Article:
Archive for June, 2019


Opening at Casa Rinconada That Channels Sunbeam at Sunrise on Summer Solstice

Today is the summer solstice, so I thought I’d pop back in to do a post about archaeoastronomy, as is my wont. This time it isn’t about the archaeoastronomy of Chaco Canyon per se, but the larger context in which it would have developed, namely that of the civilizations of Mesoamerica to the south.

I’ve mentioned before that I have a tentative theory that part of the impetus for the rise of Chaco as a regional center may have been that its leaders were the first in the Southwest, or at least the northern Southwest, to develop a ritual system based on astronomical observation and alignments, which would have enhanced their ritual authority and consequently their economic and political authority as well. It can be very difficult to date archaeoastronomical phenomena, but it does appear based on my research so far that Chaco does indeed have the earliest datable evidence for astronomical alignments in the northern Southwest, and possibly in the Southwest as a whole. (There is some possible evidence for earlier alignments among the Hohokam of southern Arizona, but it’s somewhat questionable.) This provides some tentative support for the theory.

I don’t think it’s likely that the Chacoan leaders developed their astronomy on their own, though. There is plenty of evidence for contact and communication between them and Mesoamerica, though it isn’t always clear how direct this may have been (as opposed to indirect and mediated through groups in between such as the Hohokam). The much more complex societies of Mesoamerica also had much more elaborate astronomical and calendrical systems than anyone in the Southwest, so they are an obvious source for this as well.

They also presumably developed their knowledge earlier, so as I was thinking about my Chaco theory it occurred to me that it would be good to look into when exactly astronomical alignments and other evidence of this knowledge appear in Mesoamerica and how they spread and changed over time. Basically, the question is whether what is known about the origin and spread of astronomical knowledge in Mesoamerica is consistent with what appears to be true of the origin and spread of similar knowledge further north. Also, it would be helpful to know just how similar the alignments and other phenomena known from Mesoamerica are to those in the Southwest, again to judge the plausibility of a connection.

Luckily for me, an article published last year addressed this exact issue. Written by the Slovenian scholar Ivan Šprajc, it was published in the Journal of Archaeological Research and discusses the temporal and spatial distribution of different building alignments in Mesoamerica. It’s actually a bit odd that this article was published in this journal, which mostly publishes review articles giving a broad overview of recent research on a certain topic in archaeology. Šprajc’s article is in the form of such a review, more or less, but it actually primarily discusses a specific research project done by him and several collaborators, in which they collected very precise and complete data on the alignments of major buildings at many archaeological sites throughout most of the Mesoamerican culture area and analyzed them statistically to come up with general patterns of alignment and see what patterns emerged.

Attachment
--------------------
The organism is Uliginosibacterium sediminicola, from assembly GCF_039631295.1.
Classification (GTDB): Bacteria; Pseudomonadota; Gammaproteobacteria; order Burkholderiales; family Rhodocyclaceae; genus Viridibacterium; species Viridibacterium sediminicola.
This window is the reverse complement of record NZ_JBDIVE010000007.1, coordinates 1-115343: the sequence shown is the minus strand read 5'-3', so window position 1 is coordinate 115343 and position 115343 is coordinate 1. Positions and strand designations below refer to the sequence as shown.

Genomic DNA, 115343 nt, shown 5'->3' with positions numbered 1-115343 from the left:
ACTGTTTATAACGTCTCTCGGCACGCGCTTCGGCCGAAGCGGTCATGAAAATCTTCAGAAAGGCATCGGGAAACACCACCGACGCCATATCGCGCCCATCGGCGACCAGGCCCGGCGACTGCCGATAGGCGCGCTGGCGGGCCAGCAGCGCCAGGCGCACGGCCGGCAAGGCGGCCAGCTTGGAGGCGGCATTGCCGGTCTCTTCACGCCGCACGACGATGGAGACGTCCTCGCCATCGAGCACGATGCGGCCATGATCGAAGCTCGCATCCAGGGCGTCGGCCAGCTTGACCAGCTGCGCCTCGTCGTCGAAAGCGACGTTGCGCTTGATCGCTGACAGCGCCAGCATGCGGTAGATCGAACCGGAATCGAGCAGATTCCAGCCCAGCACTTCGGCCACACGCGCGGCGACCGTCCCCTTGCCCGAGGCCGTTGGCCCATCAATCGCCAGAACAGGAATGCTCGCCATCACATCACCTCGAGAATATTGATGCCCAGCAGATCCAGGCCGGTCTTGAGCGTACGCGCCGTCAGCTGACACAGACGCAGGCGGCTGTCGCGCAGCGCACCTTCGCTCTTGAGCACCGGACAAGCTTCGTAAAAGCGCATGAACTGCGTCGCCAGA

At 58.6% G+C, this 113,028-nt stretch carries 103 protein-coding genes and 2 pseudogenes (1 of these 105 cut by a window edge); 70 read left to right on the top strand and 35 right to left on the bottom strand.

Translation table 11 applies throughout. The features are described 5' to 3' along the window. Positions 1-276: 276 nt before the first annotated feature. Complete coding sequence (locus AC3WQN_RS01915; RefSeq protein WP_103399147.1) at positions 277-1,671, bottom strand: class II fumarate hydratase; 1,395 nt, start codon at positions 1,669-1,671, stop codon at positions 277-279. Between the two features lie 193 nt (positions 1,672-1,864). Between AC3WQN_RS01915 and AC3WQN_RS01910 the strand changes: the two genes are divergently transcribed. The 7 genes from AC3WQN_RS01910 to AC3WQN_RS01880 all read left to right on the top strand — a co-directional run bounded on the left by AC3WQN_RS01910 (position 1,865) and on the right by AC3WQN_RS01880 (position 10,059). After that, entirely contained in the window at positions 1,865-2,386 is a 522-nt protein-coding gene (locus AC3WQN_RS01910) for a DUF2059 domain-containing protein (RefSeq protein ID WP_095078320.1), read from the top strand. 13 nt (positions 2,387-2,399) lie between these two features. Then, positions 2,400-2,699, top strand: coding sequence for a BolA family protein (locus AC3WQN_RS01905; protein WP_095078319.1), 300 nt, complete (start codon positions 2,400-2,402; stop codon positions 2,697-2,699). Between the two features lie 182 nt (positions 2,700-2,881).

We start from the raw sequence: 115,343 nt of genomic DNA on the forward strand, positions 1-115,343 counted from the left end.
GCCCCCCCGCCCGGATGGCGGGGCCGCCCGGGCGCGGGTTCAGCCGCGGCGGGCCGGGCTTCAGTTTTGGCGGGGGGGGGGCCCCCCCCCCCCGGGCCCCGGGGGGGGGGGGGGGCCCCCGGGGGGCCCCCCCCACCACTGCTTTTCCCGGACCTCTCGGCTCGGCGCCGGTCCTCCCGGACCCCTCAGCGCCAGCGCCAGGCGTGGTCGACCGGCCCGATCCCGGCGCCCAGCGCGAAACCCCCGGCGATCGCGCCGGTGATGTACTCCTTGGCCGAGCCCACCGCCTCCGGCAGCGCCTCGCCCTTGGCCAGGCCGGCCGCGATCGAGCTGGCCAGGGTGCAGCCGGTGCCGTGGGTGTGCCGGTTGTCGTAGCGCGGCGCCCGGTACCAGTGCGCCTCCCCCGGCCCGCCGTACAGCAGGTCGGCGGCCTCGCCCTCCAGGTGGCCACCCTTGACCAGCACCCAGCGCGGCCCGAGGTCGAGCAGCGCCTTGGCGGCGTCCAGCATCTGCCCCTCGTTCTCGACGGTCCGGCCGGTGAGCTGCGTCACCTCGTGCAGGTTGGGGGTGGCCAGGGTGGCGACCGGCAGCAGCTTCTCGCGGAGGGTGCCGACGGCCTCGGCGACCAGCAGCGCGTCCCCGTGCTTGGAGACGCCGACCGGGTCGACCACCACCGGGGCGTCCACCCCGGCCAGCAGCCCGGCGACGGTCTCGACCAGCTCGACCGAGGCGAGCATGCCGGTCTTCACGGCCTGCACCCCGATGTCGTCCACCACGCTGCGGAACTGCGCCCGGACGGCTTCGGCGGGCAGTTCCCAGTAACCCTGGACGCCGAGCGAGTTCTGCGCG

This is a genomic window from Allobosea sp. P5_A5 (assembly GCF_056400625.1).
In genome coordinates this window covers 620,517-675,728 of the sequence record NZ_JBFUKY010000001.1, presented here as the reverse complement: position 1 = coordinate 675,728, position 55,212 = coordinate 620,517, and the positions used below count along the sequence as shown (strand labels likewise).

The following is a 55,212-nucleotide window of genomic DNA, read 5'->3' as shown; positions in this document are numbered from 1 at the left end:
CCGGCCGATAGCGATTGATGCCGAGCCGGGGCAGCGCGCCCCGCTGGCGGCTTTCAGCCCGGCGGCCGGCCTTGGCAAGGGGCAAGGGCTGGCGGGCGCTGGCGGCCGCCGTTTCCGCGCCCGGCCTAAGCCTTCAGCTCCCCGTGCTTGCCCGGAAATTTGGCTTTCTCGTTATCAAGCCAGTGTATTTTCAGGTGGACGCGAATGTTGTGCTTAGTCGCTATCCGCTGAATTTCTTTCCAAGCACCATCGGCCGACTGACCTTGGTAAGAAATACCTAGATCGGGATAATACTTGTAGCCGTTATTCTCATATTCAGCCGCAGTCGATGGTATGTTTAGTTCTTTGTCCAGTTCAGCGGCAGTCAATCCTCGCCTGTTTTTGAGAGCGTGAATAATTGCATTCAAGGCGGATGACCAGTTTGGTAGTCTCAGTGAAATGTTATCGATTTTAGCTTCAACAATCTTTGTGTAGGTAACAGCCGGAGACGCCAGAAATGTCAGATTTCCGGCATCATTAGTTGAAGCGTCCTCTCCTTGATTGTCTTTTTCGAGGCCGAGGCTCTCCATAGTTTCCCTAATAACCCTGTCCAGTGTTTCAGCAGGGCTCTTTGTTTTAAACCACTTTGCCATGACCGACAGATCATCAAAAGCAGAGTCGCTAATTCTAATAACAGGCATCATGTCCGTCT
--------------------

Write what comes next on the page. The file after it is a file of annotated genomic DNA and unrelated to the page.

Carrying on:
The results were very interesting, especially from an outside perspective. You might expect alignments to the summer and winter solstice sunrises and sunsets to be common, and they were to some extent, but they were by no means the most common. (Alignments to cardinal directions were also present but were even less common.) Much more common, especially in the Maya region, were alignments to certain points on the horizon that do appear to reflect particular sunrises and sunsets, but on different days than the solstices. The specific days cluster in February and October for sunrises and April and August for sunsets. Based on comparisons to ethnohistoric and modern ethnographic accounts of agricultural cycles, Šprajc proposes that these dates marked significant points in the cycle of planting and harvesting cycle, especially for maize, and that marking them would have been part of a very practical system of timekeeping that would also presumably have had ritual importance.

Furthermore, the numbers of days separating many of these dates that pattern together at particular sites tend to reflect multiples of 13 and 20, which are key numbers in the Mesoamerican calendar system, particularly in the 260-day ritual calendar. (Note that 260 is 13 times 20.) Based on the practices of some modern Maya communities that still measure their agricultural cycles this way, it appears that the alignments to mark the key dates would have allowed people to count from those points to figure out the rest of the cycle using these intervals. Since the same dates recur at these intervals in the ritual calendar, which is not calibrated to the solar year, people could have easily used them to keep track of the times for specific activities without worrying about a general calibration.